History will repeat itself again - only on a bigger global scale. 2004-2005 wasn't a crash (house prices subdued a little and consumers slowed spending for a bit but nothing like a crash). 2001-2002 was the closest we've had to a crash when the tech bubble burst and had the potential to turn into a crash if governments hadn't slashed interest rates to flood the market with liquidity and reassure investors. I'm not saying a crash is imminently around the corner. Governments and VIs will naturally do whatever they can to prevent a crash and it may take a while longer. Ultimately a crash will occur because events unfold to such an extent that they cannot be manipulated back into control. I don't know what will cause that to happen, but what I do know is that things have been unbalanced economically for a long time now and have only got worse. There are lots of different scenarios you could come up with that could result in a crash (eg. oil prices jumping above $100 a barrel, Asian countries who hold all the savings that have supported the debt binge in western countries lose confidence in the dollar and decide to sell all of their US Dollar savings, etc) but as yet I haven't seen any of these triggers. That doesn't mean that a trigger couldn't happen at any time. With global imbalances continuing to get worse it makes a trigger that may have been containable in the past more likely to become uncontainable in future. If we could predict the timing of the BIG CRASH then we would all be very rich. Unfortunately it's a waiting game (but it's kind of fun to watch if you've got sadistic tendencies or are just bitter about how things have worked out for you in relation to others that have done well out of the recent 10 year boom).

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It is not a rocket science, the disposable income of most individuals to spend on housing is around 800pcm, and this will get you a house or flat, for so long as this is the case the market will continue.

for an average person with average income(25k) the figure of £800pcm on housing costs is fairly accurate.(approx 60% of take home pay)

..that figure should include utility bills as well...these probably equate to £150pcm.

so £550 to spend on mortgage(+£100 for various necessary insurance)

that'll get about a 100k mortgage.

however,this figure is still cutting it fine,if you add in the nasty little incidentals like running a car(and it failing it's MOT) this figure looks a bit optimistic.Lets face it,if you commute to work and your means of getting there screw up then it's going to get expensive.

you still have choices.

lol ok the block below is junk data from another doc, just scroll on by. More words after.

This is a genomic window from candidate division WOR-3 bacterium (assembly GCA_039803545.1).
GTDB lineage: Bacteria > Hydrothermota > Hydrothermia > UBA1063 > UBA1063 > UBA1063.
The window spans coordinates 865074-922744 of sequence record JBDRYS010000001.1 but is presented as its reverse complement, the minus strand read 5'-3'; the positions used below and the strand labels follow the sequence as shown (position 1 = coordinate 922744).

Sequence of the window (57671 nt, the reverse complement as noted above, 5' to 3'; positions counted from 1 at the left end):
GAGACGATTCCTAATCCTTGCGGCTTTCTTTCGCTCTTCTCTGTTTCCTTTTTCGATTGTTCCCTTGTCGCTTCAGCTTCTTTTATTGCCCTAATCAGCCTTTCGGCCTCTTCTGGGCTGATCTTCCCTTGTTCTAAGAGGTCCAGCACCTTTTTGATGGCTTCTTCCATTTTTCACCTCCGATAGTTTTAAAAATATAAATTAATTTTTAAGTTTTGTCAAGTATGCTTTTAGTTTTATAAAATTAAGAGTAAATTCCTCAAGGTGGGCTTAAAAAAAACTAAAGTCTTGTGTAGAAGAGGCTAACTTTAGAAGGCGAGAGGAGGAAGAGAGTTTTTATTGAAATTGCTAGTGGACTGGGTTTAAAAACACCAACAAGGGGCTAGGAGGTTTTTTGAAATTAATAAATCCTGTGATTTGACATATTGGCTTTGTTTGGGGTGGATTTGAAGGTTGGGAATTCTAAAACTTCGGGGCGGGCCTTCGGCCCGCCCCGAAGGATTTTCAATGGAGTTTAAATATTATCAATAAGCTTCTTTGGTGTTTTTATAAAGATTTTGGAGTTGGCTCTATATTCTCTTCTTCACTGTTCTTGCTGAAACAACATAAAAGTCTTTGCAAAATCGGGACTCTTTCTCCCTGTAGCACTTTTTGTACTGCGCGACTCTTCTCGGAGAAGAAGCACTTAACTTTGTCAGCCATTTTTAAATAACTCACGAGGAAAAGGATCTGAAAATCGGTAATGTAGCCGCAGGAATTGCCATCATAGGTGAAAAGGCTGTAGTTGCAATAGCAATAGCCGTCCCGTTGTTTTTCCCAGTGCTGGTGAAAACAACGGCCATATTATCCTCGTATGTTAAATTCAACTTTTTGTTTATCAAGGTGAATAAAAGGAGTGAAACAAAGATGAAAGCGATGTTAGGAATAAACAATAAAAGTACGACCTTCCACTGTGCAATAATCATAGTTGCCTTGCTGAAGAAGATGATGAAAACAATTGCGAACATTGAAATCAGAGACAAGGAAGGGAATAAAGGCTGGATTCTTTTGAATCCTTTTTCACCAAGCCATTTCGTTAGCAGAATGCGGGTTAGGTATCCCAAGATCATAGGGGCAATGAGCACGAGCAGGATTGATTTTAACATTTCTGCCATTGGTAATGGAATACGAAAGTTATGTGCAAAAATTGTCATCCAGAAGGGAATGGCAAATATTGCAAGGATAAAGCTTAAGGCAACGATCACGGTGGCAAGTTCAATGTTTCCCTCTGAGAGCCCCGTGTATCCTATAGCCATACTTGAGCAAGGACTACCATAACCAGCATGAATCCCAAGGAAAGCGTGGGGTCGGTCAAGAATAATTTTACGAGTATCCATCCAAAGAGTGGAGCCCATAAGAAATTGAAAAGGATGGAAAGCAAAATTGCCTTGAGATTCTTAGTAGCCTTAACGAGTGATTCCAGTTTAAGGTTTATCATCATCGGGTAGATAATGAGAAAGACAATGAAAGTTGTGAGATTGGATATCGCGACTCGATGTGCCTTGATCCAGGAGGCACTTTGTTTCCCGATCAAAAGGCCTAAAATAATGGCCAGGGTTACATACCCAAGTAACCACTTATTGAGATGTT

1)get a new job

2)move closer to work

3)go self employed where possible(this is good if you can because transport if fully expensable to the taxman)

4)cohabit if not doing so already

....this is just a little kick in the knackers for anyone with a mortgage,they are only really raising IR's in line with inflation,0.25% is only sapping out about the same as the average workers pay rise this year,but when everything else goes up too it's time to cut costs!!!!!

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Guest grumpy-old-man

I remain confident unless we see intrest rates rising towards 7% as some have mentioned. I think any more than 1% increas the housing market could be in trouble with the recklass borowers.

my wife & I were looking for a mini today.......the girl who helped us is selling up on the back of the .25 % increase as she also thinks there is another one coming. 94k "apartment" bought 2 years ago , not sure exactly what for, but she said if she gets full price she makes 20k, so I assume 74k.

her & her boyfriend are struggling with extra utility bills, loans etc....they are moving in with her parents for a couple of years. They then plan to buy when the prices have dropped. You can't beat speaking with people for a true feeling on what is happening on the street.

This time I think internet/email & msn will make a massive difference......when this blows properly the word "crash" will spread so fast the headlines won't be able to keep up. all IMHO of course :rolleyes:;)

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... Have a look at most countries around the world at the moment - what's happening in the UK with low interest rates and property prices over the last 10 years is representative of what has happened in Aus, USA, Canada, France, Germany, Eastern Europe, even China. ...

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Watch the US- it is now ahead of the UK by 6-12 months

Last year's rate cut delayed things here, and made the bubble excesses worse,

and has created the potential for a harder landing

Glad i bought my other house a couple of months before that rate cut last year i bought it in July.

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  • 301 Brexit, House prices and Summer 2020

    1. 1. Including the effects Brexit, where do you think average UK house prices will be relative to now in June 2020?


      • down 5% +
      • down 2.5%
      • Even
      • up 2.5%
      • up 5%